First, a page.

During a deposition, opposing counsel may raise an objection whenever it is necessary to preserve a privilege, to enforce a limitation ordered by the court, or to present a motion under Rule 30(d)(3). These objections are critical to ensuring a fair trial, but it’s easy to see that there’s quite a bit of grey area surrounding determinations of privilege. For example, can attorney-client privilege extend to notes taken in the course of discovery?
In this article, we’re going to explore the standards of privilege that apply to handwritten notes and review some recent court findings on the issue. Let’s get started!
Does Privilege Cover an Attorney’s Notetaking?
Have you ever taken handwritten notes while working on a case? Many lawyers automatically assume that their notes will qualify as ‘work-product’, even if the information referenced in the notes is not confidential. One recent court case suggests this is a dangerous assumption.
In Greyhound Lines, Inc. v. Viad Corp., 2016 WL 4703340 (D. Ariz. Sept. 8, 2016), the court ruled that the attorney–client privilege did not cover in-house attorneys’ handwritten notations on non-privileged documents. While the notes may have been written during work hours, the court determined Arizona privilege law only protects ‘communications’. Attorney-client privilege did not apply because the defendant failed to provide evidence that the notations were ever communicated to anyone.
Does Privilege Cover a Litigant’s Notetaking?
When preparing for their deposition, most litigants will carefully review all documents and instructions from their attorneys. During this review process, it’s not uncommon for individuals to make notes for personal use. In fact, that is exactly what happened in Ford-Bey v. Professional Anesthesia Servs. of N. Am., LLC (Pa. Super. Ct. Feb. 20, 2020).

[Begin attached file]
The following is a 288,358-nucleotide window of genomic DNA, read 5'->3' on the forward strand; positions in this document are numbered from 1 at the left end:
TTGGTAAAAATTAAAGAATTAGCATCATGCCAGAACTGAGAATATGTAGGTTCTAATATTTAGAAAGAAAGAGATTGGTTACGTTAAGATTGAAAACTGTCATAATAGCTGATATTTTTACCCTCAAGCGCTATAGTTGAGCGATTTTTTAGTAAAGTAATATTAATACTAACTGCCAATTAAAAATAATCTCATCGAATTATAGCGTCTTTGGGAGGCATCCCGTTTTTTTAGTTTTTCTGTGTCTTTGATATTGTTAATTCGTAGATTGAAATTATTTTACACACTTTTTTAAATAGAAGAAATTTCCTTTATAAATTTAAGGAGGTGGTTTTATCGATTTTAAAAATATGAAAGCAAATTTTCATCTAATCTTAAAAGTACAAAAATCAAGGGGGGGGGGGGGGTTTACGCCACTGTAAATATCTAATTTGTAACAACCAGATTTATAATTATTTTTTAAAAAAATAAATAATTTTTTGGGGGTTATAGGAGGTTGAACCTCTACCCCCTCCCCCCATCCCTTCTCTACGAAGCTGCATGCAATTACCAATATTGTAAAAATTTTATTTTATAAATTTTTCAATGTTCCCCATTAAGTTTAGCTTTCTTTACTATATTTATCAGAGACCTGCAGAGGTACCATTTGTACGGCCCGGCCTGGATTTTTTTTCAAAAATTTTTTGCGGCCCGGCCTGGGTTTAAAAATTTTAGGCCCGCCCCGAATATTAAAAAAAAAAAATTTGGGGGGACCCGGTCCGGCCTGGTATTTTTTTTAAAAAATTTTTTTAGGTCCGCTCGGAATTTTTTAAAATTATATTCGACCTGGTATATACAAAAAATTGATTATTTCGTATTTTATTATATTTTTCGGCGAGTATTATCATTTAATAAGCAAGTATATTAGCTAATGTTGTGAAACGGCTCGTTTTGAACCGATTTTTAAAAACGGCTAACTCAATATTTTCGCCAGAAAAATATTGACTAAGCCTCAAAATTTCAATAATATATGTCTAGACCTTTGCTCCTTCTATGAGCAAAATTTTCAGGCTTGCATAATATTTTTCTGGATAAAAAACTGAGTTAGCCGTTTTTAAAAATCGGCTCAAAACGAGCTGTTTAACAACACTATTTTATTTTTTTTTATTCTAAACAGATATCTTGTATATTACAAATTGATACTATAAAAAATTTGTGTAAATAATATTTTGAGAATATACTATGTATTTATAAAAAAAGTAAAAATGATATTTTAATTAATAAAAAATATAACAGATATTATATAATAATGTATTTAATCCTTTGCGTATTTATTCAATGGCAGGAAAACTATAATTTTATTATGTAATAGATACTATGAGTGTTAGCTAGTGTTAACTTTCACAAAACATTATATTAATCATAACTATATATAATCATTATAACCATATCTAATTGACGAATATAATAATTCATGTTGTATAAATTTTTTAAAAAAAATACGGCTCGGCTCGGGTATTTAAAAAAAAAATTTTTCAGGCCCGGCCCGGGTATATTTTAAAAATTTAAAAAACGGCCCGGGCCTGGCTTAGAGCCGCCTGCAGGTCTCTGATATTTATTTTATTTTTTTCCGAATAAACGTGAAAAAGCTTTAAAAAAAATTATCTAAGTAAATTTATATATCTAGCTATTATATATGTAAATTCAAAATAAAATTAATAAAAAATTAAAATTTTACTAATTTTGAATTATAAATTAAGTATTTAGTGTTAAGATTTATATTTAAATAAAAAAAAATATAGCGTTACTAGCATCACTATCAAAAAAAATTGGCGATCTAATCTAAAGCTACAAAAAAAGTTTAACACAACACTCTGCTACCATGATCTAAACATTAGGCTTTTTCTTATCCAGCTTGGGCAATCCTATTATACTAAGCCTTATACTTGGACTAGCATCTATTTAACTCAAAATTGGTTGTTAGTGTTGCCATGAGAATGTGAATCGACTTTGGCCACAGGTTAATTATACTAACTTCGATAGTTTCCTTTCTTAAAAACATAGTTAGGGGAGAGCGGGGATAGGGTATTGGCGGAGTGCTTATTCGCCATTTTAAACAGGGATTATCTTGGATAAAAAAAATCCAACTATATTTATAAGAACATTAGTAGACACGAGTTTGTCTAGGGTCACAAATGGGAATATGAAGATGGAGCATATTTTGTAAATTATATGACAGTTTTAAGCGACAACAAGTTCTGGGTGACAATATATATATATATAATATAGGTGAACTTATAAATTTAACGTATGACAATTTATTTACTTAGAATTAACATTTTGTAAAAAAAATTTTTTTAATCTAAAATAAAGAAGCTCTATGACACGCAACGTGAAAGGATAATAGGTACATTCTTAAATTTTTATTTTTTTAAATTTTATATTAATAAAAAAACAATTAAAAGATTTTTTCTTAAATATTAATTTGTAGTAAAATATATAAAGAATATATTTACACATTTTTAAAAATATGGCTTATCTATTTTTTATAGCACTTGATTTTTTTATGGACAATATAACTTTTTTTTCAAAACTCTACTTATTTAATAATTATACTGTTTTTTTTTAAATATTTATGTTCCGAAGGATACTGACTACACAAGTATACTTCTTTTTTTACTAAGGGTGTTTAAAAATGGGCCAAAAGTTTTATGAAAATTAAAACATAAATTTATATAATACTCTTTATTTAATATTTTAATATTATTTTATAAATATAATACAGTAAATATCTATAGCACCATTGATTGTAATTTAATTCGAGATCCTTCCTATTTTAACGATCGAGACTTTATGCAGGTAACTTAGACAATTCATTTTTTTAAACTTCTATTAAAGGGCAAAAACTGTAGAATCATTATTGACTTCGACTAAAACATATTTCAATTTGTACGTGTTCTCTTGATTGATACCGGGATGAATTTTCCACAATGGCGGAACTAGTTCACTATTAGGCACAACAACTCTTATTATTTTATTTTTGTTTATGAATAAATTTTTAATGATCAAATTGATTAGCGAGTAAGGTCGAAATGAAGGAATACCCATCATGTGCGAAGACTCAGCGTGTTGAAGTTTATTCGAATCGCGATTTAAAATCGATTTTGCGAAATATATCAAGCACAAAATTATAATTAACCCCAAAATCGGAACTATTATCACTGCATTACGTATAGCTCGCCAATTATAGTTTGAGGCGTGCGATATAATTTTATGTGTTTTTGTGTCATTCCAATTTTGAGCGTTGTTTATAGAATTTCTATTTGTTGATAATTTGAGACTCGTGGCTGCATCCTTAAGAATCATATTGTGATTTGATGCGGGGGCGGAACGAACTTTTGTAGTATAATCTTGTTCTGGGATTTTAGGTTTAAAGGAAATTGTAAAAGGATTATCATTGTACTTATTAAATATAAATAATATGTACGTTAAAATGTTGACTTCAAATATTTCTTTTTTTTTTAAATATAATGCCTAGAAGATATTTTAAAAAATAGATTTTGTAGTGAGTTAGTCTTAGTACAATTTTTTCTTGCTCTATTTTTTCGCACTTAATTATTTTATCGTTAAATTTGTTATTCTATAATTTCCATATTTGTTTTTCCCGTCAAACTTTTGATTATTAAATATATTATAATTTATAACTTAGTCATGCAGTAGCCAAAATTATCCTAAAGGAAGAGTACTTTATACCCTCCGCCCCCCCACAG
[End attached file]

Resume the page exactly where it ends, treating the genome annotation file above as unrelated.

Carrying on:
During a Pennsylvania medical malpractice case, a defendant made notes on a medical chart. When the plaintiff requested the notes, defense counsel rejected the request based on the theory that “any notes taken while preparing for his deposition were attorney-client or work-product privileged regardless of whether they were communicated to the attorney”.
Ultimately, the court rejected this argument from the defense. She further stated that: “there is no evidence that the notes were communicated, which is the very essence of the attorney-client privilege.” (emphasis by the court). Based on this case, it’s clear that both litigants and attorneys must be prepared to prove that the privilege or work-product doctrines apply, rather than assuming the notes will be privileged by default.
Thanks for reading! We hope that we’ve given you some useful information about the protections and privileges granted to handwritten notes. If you enjoyed this article, let us know in the comments, and feel free to share it on social media. Lastly, when you’re ready to schedule your next deposition, consider partnering with an experienced legal support company like First Legal Depositions.